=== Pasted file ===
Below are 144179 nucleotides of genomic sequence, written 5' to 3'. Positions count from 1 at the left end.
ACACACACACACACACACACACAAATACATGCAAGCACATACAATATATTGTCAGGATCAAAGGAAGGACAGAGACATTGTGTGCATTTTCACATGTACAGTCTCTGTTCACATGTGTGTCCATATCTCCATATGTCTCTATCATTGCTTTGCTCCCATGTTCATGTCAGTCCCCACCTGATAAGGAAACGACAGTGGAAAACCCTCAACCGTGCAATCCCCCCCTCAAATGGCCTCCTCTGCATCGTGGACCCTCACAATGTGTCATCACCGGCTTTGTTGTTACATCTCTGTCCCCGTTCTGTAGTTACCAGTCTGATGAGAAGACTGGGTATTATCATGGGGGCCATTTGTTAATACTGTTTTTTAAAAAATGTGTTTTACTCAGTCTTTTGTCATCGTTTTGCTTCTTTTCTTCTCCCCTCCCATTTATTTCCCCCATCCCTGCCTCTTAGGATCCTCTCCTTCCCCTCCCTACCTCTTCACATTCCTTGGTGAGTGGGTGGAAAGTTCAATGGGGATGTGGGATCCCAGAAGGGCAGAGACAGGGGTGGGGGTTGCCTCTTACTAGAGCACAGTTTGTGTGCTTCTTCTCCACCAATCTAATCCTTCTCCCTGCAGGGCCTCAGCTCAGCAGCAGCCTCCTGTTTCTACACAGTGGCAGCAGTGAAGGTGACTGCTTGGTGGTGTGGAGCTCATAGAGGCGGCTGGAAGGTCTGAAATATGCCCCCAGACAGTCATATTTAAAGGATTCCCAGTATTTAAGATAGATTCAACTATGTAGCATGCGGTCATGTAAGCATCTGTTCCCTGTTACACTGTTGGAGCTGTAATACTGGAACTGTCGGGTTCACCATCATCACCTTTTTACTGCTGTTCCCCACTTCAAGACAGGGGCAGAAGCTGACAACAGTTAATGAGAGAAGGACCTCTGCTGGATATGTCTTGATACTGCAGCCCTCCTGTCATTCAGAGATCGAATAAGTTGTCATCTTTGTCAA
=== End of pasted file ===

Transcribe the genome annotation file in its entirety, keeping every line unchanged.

Below are 144179 nucleotides of genomic sequence, written 5' to 3'. Positions count from 1 at the left end.
ACACACACACACACACACACACAAATACATGCAAGCACATACAATATATTGTCAGGATCAAAGGAAGGACAGAGACATTGTGTGCATTTTCACATGTACAGTCTCTGTTCACATGTGTGTCCATATCTCCATATGTCTCTATCATTGCTTTGCTCCCATGTTCATGTCAGTCCCCACCTGATAAGGAAACGACAGTGGAAAACCCTCAACCGTGCAATCCCCCCCTCAAATGGCCTCCTCTGCATCGTGGACCCTCACAATGTGTCATCACCGGCTTTGTTGTTACATCTCTGTCCCCGTTCTGTAGTTACCAGTCTGATGAGAAGACTGGGTATTATCATGGGGGCCATTTGTTAATACTGTTTTTTAAAAAATGTGTTTTACTCAGTCTTTTGTCATCGTTTTGCTTCTTTTCTTCTCCCCTCCCATTTATTTCCCCCATCCCTGCCTCTTAGGATCCTCTCCTTCCCCTCCCTACCTCTTCACATTCCTTGGTGAGTGGGTGGAAAGTTCAATGGGGATGTGGGATCCCAGAAGGGCAGAGACAGGGGTGGGGGTTGCCTCTTACTAGAGCACAGTTTGTGTGCTTCTTCTCCACCAATCTAATCCTTCTCCCTGCAGGGCCTCAGCTCAGCAGCAGCCTCCTGTTTCTACACAGTGGCAGCAGTGAAGGTGACTGCTTGGTGGTGTGGAGCTCATAGAGGCGGCTGGAAGGTCTGAAATATGCCCCCAGACAGTCATATTTAAAGGATTCCCAGTATTTAAGATAGATTCAACTATGTAGCATGCGGTCATGTAAGCATCTGTTCCCTGTTACACTGTTGGAGCTGTAATACTGGAACTGTCGGGTTCACCATCATCACCTTTTTACTGCTGTTCCCCACTTCAAGACAGGGGCAGAAGCTGACAACAGTTAATGAGAGAAGGACCTCTGCTGGATATGTCTTGATACTGCAGCCCTCCTGTCATTCAGAGATCGAATAAGTTGTCATCTTTGTCAA